I've seen literally dozens of studies like this. It's a constant result across many different polling organizations. And while it may not feel good in the gut, it actually vibes quite well with the history of health care reform.

Posted by: Ezra | Oct 8, 2007 10:24:58 PM

I think Ezra is dead on the money with this one. As I might have mentioned here before, I work for a health insurer. My company does satisfaction surveys regularly. Most people report that they are satisfied, and it's pretty consistent over time.

But look, it's like saying: are you satisfied with your car. Your likely answer, if you have one and aren't getting all self-conscious about it now, is that you are satisfied. But chances are, you can also imagine a car that would be much better than the one you have. And if someone told you that it would be possible to get a car that would be just as reliable and comfortable as yours but with 25% better mileage and at half the cost, you'd suddenly not be so satisfied with your car. And yet Ezra is exactly right that most people either don't know that this possibility exists, or they don't really believe it's true and aren't willing to take the risk to get that "super economy car," as it were.

And in defense of my industry, anon's suspicion that the 20% who aren't satisfied are the 20% with the most medical costs is completely wrong. The left is really in danger of believing its own propaganda too much here. As inefficient as the health insurance industry is, and as much as it has perverse incentives (particularly in the individual market) to skim risk, it still pays out over 80% of premium in claims. And the majority of that goes to the top 10% of sick people. These people generally don't have huge problems with their coverage, believe it or not, and are often grateful for how little of their total costs they actually have to pay.

Think about it: would you be happier with your health insurance if you paid more in premium than you got back in benefits, or if you got back way more than you paid in? The latter.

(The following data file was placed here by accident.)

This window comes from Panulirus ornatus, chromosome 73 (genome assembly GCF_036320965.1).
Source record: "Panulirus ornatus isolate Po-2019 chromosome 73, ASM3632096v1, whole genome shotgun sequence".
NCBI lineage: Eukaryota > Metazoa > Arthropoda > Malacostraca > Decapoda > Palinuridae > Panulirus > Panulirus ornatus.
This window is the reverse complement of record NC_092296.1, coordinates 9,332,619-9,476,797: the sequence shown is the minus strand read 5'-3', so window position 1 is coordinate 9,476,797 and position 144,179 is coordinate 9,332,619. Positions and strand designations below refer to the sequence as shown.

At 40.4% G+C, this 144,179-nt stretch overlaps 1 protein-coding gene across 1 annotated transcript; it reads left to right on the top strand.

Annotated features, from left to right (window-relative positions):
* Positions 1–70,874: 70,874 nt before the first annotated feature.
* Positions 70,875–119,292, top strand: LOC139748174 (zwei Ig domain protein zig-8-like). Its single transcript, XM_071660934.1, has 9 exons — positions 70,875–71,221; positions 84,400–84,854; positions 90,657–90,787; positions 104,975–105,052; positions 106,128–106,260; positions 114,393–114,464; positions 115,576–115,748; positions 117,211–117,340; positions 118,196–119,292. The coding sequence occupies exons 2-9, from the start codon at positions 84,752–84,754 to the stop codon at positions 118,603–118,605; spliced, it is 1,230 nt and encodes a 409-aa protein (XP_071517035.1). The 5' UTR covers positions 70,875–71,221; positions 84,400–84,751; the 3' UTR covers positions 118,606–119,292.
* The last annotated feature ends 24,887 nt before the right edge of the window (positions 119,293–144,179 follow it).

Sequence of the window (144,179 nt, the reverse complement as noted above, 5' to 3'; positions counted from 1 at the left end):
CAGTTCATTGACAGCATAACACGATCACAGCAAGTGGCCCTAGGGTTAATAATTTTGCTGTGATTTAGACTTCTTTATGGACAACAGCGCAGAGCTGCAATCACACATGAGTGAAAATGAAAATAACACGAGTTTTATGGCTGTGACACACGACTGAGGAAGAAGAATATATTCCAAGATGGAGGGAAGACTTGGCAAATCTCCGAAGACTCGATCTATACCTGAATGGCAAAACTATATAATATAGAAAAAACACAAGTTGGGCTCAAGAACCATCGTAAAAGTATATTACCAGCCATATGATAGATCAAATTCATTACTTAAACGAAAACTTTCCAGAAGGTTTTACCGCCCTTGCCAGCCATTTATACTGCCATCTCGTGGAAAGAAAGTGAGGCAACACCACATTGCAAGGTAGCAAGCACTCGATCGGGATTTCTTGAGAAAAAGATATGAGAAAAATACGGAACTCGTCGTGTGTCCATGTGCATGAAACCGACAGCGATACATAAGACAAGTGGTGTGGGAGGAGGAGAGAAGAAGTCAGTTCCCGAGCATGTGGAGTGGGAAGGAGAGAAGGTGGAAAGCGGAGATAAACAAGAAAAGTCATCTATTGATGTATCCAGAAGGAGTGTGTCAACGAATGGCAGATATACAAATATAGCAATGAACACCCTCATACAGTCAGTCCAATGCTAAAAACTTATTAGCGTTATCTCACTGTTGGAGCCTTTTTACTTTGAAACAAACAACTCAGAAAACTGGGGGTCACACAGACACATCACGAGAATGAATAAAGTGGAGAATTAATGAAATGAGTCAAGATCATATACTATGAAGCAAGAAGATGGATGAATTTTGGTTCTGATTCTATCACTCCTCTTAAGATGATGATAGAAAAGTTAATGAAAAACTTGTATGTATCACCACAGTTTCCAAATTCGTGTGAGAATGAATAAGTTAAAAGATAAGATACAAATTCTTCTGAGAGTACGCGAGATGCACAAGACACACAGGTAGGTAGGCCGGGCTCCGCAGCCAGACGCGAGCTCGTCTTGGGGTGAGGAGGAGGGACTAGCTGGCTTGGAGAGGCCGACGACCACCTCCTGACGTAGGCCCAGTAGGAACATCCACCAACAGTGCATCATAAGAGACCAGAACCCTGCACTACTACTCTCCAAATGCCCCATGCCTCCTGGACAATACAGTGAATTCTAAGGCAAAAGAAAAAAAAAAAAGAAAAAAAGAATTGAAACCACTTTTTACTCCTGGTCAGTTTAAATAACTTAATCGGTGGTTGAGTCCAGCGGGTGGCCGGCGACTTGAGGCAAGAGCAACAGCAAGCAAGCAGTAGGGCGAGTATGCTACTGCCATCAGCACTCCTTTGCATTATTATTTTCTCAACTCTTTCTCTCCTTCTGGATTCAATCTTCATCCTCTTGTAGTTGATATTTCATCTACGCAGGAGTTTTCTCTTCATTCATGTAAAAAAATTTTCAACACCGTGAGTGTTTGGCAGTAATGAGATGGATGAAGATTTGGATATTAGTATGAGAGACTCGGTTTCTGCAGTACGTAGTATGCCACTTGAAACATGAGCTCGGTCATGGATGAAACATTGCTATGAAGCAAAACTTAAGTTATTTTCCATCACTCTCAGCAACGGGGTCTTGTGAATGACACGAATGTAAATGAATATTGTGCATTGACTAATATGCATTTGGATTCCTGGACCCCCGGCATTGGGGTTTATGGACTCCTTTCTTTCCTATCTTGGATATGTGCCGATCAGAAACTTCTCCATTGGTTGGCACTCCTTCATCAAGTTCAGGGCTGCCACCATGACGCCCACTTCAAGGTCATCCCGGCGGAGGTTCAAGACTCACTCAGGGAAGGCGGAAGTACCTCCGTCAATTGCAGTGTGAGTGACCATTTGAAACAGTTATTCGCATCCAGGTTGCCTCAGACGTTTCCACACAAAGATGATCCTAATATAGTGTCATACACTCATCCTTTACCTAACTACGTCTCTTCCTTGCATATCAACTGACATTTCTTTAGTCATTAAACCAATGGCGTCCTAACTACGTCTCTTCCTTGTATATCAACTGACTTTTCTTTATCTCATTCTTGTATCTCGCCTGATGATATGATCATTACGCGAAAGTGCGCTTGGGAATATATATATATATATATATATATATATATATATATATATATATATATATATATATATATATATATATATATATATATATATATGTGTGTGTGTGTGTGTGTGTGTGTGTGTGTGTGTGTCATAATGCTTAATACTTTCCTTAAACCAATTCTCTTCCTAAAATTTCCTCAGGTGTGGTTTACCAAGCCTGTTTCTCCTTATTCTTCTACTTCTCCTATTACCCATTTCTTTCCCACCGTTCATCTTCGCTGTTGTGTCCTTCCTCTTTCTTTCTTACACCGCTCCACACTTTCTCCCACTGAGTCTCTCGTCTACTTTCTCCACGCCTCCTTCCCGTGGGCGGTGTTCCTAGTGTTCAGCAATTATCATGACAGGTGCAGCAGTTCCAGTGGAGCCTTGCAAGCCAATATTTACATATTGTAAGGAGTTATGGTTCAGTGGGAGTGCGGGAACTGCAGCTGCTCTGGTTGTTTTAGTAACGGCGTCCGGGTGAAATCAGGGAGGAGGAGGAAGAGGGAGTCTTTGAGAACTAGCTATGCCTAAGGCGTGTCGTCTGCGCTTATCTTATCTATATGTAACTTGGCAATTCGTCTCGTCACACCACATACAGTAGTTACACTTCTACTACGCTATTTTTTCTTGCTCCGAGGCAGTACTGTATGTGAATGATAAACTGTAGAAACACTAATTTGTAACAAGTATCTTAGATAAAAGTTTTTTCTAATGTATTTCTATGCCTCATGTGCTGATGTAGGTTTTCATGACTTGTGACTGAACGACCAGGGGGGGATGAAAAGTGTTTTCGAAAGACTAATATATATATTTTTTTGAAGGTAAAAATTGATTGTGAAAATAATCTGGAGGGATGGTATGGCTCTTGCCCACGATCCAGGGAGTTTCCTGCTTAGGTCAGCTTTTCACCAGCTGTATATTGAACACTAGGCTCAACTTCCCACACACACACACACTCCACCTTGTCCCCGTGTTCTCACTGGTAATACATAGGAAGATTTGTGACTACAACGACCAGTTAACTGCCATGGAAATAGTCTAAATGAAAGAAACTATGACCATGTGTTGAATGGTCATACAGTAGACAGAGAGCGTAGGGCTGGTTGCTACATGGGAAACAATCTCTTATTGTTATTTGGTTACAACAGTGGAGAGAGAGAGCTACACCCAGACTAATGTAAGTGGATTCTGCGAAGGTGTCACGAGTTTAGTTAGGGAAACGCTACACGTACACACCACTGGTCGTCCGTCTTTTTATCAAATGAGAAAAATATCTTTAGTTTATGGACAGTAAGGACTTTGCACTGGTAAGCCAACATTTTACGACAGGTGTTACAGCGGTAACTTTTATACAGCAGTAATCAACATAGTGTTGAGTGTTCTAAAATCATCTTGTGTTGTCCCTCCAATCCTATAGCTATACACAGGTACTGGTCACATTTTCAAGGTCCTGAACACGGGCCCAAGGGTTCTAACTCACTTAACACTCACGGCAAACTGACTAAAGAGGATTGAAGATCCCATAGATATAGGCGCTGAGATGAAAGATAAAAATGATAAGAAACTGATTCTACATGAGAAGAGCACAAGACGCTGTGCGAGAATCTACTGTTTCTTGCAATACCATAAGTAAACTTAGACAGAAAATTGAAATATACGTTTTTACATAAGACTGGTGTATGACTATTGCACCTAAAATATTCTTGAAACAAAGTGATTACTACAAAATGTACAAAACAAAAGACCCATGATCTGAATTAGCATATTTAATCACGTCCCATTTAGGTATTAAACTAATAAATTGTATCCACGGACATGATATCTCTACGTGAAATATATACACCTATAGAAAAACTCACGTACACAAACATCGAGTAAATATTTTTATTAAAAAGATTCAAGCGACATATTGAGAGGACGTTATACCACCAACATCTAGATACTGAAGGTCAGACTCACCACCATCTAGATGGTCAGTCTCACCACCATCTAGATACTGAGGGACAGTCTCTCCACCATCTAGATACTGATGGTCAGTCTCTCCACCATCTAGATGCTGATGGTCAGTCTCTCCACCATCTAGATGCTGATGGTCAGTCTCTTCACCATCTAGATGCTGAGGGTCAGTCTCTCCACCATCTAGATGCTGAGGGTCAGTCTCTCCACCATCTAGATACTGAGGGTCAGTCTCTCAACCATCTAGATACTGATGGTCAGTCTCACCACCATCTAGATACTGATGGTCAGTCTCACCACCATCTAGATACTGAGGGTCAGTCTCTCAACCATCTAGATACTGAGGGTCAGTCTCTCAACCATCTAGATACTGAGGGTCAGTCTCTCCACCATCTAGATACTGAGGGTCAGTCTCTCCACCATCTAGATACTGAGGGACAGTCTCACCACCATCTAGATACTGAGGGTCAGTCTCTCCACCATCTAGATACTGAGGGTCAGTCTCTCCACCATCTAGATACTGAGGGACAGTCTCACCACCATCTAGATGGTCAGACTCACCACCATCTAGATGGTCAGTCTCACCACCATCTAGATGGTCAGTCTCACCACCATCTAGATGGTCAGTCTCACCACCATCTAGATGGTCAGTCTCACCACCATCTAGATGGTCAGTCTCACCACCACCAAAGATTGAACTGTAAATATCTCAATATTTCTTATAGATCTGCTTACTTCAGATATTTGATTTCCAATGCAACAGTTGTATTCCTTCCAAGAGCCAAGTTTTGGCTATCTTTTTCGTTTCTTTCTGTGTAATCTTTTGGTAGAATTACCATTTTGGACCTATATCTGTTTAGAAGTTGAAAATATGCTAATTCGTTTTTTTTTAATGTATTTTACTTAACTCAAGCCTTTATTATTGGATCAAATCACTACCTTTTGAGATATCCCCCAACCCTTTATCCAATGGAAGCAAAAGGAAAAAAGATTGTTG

Of course, there are plenty of cases in which there is some administrative screw up that causes anxiety and anger, and other cases in which the insurer plays hardball and denies things it shouldn't (ethically and/or legally). But in the large majority of cases insurers pay what people expect them to pay. Those are happy customers.

Posted by: jd | Oct 8, 2007 11:08:42 PM

I think Ezra is dead on the money with this one.

On the assessment of people's satisfaction level individually vs. the system-- I'm in full agreement. (FYI-- The same is true at the physician level-- so if you tell people about docs that don't practice according to treatment guidelines-- they can appreciate the issue, but of course their physician knows what he/she is doing.)

But in terms of the conclusion that health care reform necessitates a "sequentialism" type approach and that the current Democratic plans are a good first step? I just don't think that is the right conclusion.

As I wrote earlier-- the tough stuff on health care reform is not being really addressed-- unnecessary care, overly expensive treatments-- you know the list. These are issues that from a policy perspective will require solutions that intrude on the individual physician-patient domain to some degree, i.e. the government is mandating/requiring/incentivizing/not reimbursing X even though you and your doctor may feel differently. This is the policy chasm that hasn't been crossed whatsoever by the current plans and I don't see what is being offered as a first step that will make that chasm easier to cross politically in the future. Instead, it just appears to be kicking the can down road.

Posted by: wisewon | Oct 8, 2007 11:40:46 PM

the tough stuff on health care reform is not being really addressed-- unnecessary care, overly expensive treatments-- you know the list.

I think everyone here agrees on this point. I only disagree that universal healthcare using the same elements as the current system doesn't get us closer to real system reform. People have a funny way of responding to expenses that take the form of taxes, particularly people who call themselves "Republicans" or "libertarians." Even if we still pay 16% of our economy towards healthcare in the first-generation UHC system, the fact that an additional portion will come out of taxes will animate the debate for real reform.